Outdoors roundupWritten by Admin
Celebrate Earth Day and plant a tree
Pay homage to Earth Day with a drop-in celebration 9 a.m. to noon Friday, April 29, at the Swain County Cooperative Extension Center at the old Almond School.
Educational opportunities, refreshments and free Norway spruce seedlings will mark the morning.
Fireflies, resorts and mountain life
Learn what’s unique about the Elkmont area of the Great Smoky Mountains National Park with the one-hour program “Epic Elkmont” at 11 a.m. Saturday, May 7, at the Waynesville Public Library.
Elkmont is prime habitat for synchronous fireflies, insects that present an amazing light show during their mating season each summer, but it’s also rich in human history. Naturalist, photographer and educator Wilma Durpo will give the talk, expounding on the logging industry that was once based there, the history of the resort cottages that remain from a bygone area, stories of the area’s first settlers and, of course, the fireflies.
Walk on the wild(flower) side
A wildflower walk through Panthertown Valley on Friday, April 29, will be the second installment in the Mountain Classroom series offered through Western Carolina University’s Office of Continuing and Professional Education.
Horticulturist Adam Bigelow will lead the 5-plus-mile walk through Panthertown, a 6,300-acre recreation area in the Nanthala National Forest, boasting granite domes, rare Southern Appalachian bog communities and an abundance of spring wildflowers.
$69, with transportation and lunch included. 828.227.7397.
Buy your ticket to fresh summer produce
CSA sign-ups are underway for the Blue Ridge Farmers co-op, based in Cashiers.
Members of the Community-Supported Agriculture program receive a basket of fresh, organic, heirloom, non-GMO produce throughout the 18-week season stretching from June to October. Pick-up is Wednesday afternoons at United Community Church in Cashiers, with delivery options also available.
Canine distemper found in Haywood
A heightened number of canine distemper cases has been found in Haywood County this spring, leading the county’s Animal Services and Health & Human Services agencies to ask residents to ensure pets are vaccinated and be careful about their contact with other animals.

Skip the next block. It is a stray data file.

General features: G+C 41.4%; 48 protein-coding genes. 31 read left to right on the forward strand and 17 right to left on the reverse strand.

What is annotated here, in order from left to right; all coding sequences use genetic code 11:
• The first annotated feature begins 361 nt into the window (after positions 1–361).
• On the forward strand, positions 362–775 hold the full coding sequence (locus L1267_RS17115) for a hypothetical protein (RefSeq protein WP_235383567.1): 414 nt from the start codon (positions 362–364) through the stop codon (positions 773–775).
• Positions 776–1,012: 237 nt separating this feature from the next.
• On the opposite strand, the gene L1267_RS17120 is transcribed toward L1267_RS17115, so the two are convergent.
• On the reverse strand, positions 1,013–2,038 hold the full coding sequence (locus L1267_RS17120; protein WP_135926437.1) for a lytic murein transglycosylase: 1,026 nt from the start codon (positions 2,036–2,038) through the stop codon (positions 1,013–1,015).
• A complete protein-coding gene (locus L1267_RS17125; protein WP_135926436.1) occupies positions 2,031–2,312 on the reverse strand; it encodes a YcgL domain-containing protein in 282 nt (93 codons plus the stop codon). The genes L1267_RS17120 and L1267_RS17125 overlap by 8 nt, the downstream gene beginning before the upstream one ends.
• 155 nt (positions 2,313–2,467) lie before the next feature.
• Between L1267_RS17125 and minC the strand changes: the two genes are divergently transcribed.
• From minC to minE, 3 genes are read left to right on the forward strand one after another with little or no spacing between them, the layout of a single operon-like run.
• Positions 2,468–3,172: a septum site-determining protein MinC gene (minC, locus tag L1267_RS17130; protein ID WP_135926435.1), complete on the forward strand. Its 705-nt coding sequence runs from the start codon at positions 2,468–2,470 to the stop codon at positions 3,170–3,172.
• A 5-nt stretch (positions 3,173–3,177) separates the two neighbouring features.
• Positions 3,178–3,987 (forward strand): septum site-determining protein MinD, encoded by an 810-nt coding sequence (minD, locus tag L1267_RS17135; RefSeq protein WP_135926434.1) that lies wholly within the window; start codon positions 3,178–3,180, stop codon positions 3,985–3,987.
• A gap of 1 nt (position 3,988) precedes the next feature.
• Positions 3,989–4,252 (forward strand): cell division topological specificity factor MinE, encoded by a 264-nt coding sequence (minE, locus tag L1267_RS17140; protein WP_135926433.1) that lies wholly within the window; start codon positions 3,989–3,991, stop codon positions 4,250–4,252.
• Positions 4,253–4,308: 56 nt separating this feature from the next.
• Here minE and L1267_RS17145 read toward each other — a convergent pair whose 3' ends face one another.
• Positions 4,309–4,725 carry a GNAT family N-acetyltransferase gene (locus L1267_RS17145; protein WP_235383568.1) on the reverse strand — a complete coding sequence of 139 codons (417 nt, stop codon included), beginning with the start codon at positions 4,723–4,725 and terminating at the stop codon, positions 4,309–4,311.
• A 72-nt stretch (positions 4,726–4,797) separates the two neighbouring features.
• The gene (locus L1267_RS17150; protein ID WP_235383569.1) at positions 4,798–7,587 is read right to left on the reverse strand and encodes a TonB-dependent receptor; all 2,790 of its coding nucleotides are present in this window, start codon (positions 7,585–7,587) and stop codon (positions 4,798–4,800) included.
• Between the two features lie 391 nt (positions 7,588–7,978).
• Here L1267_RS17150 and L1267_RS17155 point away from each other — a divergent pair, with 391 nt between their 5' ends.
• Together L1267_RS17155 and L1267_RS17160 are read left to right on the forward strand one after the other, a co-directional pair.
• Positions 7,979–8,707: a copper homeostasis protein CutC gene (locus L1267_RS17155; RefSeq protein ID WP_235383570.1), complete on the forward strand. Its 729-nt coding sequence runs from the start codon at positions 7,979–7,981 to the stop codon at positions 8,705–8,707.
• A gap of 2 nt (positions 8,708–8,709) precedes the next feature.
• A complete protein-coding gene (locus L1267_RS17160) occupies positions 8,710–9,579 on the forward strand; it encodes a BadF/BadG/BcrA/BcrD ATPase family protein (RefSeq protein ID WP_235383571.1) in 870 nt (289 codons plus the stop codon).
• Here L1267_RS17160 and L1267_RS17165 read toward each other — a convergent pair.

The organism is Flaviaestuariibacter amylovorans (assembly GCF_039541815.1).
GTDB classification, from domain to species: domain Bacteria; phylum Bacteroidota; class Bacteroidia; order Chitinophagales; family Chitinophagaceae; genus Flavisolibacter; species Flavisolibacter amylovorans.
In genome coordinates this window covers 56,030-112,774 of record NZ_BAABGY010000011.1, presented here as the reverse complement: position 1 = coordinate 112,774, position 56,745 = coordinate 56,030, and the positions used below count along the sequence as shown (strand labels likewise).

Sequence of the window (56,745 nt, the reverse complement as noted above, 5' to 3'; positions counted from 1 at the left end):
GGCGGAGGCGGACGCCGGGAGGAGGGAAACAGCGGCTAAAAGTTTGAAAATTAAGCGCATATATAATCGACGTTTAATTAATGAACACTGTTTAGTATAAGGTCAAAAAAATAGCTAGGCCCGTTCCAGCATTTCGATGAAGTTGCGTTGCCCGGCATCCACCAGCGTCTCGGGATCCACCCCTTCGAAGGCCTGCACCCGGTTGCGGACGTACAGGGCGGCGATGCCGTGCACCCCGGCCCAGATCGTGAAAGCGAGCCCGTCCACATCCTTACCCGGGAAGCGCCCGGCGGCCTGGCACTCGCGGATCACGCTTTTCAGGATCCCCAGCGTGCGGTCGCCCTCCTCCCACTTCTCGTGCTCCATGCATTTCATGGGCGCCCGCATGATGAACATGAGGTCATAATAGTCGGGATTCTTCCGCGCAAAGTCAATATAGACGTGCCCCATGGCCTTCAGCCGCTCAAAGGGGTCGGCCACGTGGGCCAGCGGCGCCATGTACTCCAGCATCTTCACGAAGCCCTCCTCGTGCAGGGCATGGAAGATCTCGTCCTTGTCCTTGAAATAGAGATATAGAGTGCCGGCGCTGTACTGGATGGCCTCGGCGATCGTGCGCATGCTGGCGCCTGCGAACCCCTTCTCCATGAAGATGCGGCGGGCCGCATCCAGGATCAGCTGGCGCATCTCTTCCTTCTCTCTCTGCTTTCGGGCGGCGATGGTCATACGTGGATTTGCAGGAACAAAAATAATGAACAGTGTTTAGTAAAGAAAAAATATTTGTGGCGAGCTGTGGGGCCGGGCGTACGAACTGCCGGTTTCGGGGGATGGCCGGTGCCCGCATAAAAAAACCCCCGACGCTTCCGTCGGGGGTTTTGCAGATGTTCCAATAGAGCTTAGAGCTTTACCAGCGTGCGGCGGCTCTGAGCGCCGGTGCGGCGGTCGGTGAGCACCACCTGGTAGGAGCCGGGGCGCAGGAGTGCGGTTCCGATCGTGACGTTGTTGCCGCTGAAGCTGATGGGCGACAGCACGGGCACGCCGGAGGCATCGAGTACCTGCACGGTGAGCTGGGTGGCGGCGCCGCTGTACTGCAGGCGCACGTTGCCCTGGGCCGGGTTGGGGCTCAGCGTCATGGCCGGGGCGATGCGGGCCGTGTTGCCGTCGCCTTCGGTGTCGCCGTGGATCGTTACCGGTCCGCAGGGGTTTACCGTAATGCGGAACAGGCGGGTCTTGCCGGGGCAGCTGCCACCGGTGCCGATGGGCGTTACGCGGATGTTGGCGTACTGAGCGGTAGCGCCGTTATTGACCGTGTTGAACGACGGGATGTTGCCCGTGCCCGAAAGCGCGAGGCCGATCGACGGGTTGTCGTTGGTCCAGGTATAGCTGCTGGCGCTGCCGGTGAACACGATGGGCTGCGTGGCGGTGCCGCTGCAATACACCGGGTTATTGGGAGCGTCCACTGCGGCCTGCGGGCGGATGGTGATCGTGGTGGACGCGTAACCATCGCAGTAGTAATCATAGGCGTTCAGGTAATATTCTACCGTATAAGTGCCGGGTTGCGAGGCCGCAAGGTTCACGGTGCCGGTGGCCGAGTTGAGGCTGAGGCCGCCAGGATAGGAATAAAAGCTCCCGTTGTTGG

In March, three raccoons — in Clyde, Ironduff and Waynesville — a fox in Maggie Valley and a dog on Rabbit Skin Road tested positive for the virus. Canine distemper is highly contagious, causing wild animals to appear tame, confused and disoriented. These symptoms typically show in the later stages of the illness. There is no cure, and while the disease is often fatal, animals that survive usually suffer irreversible neurological damage.
All dogs are at risk, but puppies younger than four months and dogs that have not been vaccinated against canine distemper are at increased risk. Use caution when socializing puppies or unvaccinated dogs in places where groups of dogs gather.
Avoid contact and report any unusual behavior witnessed in a wild animal such as a raccoon, skunk, coyote or fox, to Haywood County Animal Services, 828.456.5338.
Fossils and minerals program in Franklin
The past will come to life with a program on fossils and paleontology, 3:30 p.m. Thursday, April 28, at the Macon County Library in Franklin.
Paleontologist Richard Hightower will lead the presentation as part of the library’s Science Club, showing specimens of fossils and minerals while explaining how they were formed. Hightower and his wife, also a paleontologist, have also donated a fossil to the library.
Become a weather vigilante
A grassroots effort to get a better handle on weather patterns in North Carolina is looking for volunteer weather monitors.
The Community Collaborative Rain, Hail, and Snow network — or CoCoRaHS — began in Colorado in 1998 and has existed in North Carolina since 2007. Through CoCoRaHS, thousands of volunteers, young and old, document the size, intensity, duration and patterns of rain, hail, and snow by taking simple measurements in their own backyards.
The more volunteers participate, the better rain, hail and snow maps can be produced. Recently, drought reporting has become another important facet of the organization’s work, with COCoRaHS data now included in the National Integrated Drought Information System.
Volunteering is simple. Visit www.cocorahs.org and click on the “Join CoCoRaHS” emblem. After registering, take the simple online training, order a 4-inch rain gauge and start reporting. Official rain gauges are available on the website for $30 plus shipping.
Prepare to survive no matter what
Grasp the tools needed to survive no matter the circumstances with Heritage Life Skills, a collection of classes in everything from blacksmithing to bread making offered April 29 to May 1 at the Haywood County Fair Grounds.
The three-day event is packed full of classes, including some new offerings like land navigation, pallet-building and community patrolling. Participants can learn outdoor skills like building emergency shelters and tanning hides as well as homesteading skills such as emergency childbirth, food preservation and beekeeping. Prepper-specific skills such as community patrolling — including a field exercise — global intelligence and basic family prepping are also offered.
Cost is $100 for adults, with single-day admission and student admission available for $50. Organized by Carolina Readiness Supply.